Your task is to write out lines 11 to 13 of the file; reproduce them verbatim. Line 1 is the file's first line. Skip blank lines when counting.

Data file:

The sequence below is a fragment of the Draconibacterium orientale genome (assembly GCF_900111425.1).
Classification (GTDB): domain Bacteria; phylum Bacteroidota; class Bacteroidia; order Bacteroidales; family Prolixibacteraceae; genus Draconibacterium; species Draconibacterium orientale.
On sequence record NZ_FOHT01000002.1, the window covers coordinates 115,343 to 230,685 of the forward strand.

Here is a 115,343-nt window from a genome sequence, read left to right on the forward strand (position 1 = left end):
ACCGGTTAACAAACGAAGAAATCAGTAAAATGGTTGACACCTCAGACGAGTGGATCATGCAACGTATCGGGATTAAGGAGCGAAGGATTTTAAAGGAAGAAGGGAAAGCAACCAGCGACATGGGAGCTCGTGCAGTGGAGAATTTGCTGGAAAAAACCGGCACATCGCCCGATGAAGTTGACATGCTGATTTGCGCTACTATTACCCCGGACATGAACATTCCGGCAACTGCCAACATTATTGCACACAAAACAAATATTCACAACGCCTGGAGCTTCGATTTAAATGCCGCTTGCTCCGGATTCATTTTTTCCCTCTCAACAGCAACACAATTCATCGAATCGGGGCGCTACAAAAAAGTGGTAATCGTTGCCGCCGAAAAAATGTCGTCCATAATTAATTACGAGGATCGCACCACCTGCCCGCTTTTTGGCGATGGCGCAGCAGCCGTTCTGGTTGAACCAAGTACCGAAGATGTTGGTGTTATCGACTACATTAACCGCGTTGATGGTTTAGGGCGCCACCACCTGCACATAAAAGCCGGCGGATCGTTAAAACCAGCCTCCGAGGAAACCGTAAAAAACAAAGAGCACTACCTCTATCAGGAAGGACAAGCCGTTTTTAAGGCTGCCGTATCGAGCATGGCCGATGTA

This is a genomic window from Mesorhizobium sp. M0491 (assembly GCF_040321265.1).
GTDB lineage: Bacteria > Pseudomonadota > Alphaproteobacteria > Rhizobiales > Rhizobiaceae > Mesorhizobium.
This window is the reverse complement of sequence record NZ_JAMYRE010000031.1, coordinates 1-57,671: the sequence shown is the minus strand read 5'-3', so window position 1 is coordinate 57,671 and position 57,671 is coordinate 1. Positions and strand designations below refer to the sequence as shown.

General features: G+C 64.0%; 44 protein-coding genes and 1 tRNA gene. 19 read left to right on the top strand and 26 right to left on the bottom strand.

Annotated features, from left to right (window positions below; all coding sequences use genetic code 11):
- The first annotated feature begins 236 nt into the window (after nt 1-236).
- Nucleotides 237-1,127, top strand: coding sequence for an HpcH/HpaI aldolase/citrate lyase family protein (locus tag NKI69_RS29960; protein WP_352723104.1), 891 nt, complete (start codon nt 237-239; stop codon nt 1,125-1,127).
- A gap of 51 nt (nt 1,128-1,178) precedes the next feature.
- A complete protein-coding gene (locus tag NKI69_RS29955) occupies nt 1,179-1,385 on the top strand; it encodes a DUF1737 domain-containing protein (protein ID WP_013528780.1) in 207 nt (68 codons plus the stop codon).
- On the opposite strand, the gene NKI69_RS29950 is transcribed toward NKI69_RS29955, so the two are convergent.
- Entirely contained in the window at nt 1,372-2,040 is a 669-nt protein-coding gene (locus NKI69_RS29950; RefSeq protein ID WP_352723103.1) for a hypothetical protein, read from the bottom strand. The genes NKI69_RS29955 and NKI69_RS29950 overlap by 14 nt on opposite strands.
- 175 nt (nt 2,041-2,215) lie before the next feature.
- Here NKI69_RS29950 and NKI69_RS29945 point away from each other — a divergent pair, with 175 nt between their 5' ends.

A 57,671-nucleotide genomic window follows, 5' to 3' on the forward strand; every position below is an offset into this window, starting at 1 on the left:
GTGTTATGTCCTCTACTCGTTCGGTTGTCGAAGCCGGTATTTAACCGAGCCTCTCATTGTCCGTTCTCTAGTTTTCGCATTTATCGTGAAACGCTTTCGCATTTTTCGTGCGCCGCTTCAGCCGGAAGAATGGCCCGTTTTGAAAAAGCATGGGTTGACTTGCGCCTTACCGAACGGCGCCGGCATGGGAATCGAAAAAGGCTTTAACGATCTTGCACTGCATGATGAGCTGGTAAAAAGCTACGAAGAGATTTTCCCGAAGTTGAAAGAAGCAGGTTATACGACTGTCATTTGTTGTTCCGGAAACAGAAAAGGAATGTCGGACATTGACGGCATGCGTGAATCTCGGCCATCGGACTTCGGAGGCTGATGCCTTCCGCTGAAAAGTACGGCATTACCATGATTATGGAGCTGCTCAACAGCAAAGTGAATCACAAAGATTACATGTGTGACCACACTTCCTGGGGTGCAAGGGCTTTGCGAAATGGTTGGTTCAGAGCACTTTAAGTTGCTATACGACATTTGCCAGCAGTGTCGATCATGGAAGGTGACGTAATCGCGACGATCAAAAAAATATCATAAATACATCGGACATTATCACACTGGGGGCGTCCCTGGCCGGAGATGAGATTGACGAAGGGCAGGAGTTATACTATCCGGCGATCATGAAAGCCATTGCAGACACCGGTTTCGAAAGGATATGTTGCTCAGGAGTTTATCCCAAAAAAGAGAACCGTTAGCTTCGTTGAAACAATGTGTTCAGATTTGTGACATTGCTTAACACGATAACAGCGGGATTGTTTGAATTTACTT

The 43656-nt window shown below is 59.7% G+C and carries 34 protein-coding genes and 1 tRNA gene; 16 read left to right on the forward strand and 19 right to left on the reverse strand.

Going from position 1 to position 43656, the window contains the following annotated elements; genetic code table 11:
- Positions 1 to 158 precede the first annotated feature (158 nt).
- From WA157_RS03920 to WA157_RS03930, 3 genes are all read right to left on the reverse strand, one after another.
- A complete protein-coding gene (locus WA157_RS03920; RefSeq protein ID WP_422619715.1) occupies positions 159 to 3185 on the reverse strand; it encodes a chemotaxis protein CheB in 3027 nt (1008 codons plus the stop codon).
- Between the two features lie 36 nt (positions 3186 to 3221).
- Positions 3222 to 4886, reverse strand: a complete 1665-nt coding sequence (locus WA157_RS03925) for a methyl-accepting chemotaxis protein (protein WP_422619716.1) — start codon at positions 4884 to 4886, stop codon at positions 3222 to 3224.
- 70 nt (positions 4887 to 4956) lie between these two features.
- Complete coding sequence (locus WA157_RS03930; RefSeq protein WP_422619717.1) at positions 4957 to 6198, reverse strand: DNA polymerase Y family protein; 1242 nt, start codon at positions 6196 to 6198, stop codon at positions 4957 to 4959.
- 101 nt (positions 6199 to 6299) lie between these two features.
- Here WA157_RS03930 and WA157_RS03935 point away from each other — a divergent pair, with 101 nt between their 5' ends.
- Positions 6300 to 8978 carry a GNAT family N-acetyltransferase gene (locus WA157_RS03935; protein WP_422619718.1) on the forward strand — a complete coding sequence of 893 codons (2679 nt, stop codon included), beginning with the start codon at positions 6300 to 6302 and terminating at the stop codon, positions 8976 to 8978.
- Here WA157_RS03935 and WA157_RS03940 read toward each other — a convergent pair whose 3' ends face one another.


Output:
- The first annotated feature begins 236 nt into the window (after nt 1-236).
- Nucleotides 237-1,127, top strand: coding sequence for an HpcH/HpaI aldolase/citrate lyase family protein (locus tag NKI69_RS29960; protein WP_352723104.1), 891 nt, complete (start codon nt 237-239; stop codon nt 1,125-1,127).
- A gap of 51 nt (nt 1,128-1,178) precedes the next feature.